Though they haven’t noticed to this point.
Tim resolutely scrubs at his arms and his chest and his face, removing the traces of who he can’t be and watching as they swirl down the drain.
“Thanks,” Tim says when he’s standing back in the living area. He’s back in his street clothes, his Tim-clothes, the ones he keeps in the bottom of his bag when he goes out dressed up. Jason nods from his place on the sofa, tapping something out on the keyboard of his laptop before turning to Tim.
“Hungry?” he asks, and it’s casual, nonchalant, like they’re friends, like they do this all the time. Tim’s sure that his face doesn’t give away his mental argument, just as he’s positive that Jason knows he’s having it anyway. Jason snorts. “Pizza should be here in ten minutes or so. You can stay and eat and I’ll take you back after, or you can start walking on your own.”
“If you’re sure,” Tim says, sitting cautiously on the other side of the sofa. Jason nods once and goes back to his typing. “Ah. Anything I can help out with?”
“Not unless you’re prepared to divulge a few more secrets tonight,” Jason replies. He shifts on the sofa and glances over at Tim. “That was a joke, in case you were wondering. I’m not blackmailing you here.”
“I didn’t think you were,” Tim says, blinking. “I’ve been told my sense of humor needs work, but I do have one.”
Jason snorts again. “I couldn’t be sure. It’s not exactly a character trait that Daddy Bat looks for when he’s bird hunting.”
Tim raises an eyebrow. “I know you’ve met Dick.”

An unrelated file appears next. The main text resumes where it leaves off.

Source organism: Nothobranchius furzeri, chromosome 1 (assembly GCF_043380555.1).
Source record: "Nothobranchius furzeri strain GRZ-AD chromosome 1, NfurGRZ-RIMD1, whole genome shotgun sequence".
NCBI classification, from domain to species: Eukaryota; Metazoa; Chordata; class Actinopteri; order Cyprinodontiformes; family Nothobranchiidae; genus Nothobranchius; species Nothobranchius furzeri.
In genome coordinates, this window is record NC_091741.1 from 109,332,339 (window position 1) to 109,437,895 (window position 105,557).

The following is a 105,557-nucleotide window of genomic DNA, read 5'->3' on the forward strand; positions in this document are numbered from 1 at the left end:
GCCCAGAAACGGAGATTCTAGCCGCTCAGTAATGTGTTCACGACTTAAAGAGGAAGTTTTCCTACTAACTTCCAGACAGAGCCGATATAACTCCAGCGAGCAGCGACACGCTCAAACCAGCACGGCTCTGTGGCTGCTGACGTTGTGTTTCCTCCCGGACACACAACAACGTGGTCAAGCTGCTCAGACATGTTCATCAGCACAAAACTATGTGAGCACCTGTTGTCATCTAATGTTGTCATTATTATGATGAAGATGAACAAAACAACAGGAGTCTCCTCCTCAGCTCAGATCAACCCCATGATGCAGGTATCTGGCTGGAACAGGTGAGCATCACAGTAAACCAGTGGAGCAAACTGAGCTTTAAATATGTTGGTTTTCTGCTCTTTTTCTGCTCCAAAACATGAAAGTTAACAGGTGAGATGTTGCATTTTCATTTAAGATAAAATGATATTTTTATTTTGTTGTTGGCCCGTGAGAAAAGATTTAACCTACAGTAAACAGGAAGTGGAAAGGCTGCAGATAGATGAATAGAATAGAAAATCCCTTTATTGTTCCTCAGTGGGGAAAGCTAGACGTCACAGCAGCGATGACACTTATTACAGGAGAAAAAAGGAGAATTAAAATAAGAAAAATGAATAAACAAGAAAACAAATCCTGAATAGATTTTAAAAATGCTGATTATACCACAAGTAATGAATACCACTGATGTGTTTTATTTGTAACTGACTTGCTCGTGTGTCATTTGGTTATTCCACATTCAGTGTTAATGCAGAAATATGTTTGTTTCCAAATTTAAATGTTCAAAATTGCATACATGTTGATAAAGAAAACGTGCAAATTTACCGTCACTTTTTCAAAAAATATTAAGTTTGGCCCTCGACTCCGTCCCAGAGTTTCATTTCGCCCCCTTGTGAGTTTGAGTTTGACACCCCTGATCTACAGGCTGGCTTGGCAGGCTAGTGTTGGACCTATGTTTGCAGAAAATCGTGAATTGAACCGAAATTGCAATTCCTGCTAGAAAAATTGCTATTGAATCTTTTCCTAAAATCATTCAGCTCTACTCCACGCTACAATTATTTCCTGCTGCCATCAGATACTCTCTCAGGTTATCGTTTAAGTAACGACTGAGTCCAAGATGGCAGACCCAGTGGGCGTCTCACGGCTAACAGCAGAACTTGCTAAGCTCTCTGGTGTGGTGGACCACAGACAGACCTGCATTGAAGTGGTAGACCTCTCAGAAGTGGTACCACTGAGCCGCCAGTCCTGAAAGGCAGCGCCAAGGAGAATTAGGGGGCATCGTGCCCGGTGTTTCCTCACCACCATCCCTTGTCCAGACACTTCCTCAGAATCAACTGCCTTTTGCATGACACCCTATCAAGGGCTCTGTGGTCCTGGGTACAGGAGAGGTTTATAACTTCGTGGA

“And I know you have better taste than to think he’s funny,” Jason shoots back. “He has his moments, but he’s got this obsession with terrible puns, and he chooses to live his entire life as a never-ending penis joke.”
Tim can’t help the huff of laughter, and when Jason grins, he returns it. “Okay, not the best example.”
“Really not,” Jason confirms. The silence this time is more comfortable, and when the knock sounds at the door, Tim gets up to pay for the pizza.
“Clear a spot on the table,” Tim calls as he shuts the door, pizza in hand. “Time to eat.”
“Excellent,” Jason says, shutting down his laptop as Tim comes back. “I hope you like onions and garlic, kid, because that’s what’s on this pizza.”
Tim smiles. “Somehow I expected you to order one of those deluxe meat pizzas.”
“If I had known you were springing for it, I totally would have,” Jason replies, pulling a slice from the pie and folding it in half. He takes a bite and lets out a satisfied hum. “On second thought, nah. This is damn close to perfection.”
“It’s not bad,” Tim agrees. “Not what I usually go for, but better than eating with the Titans.”
Jason snorts. “I heard Littlest Flash is a fan of anything that’ll sit still long enough to be eaten.”
“Last time he ordered, we ended up with five pies covered in anchovies, hot peppers, and pineapple,” Tim says, shuddering. “He liked it fine, but even Superboy wouldn’t share that experience with him.”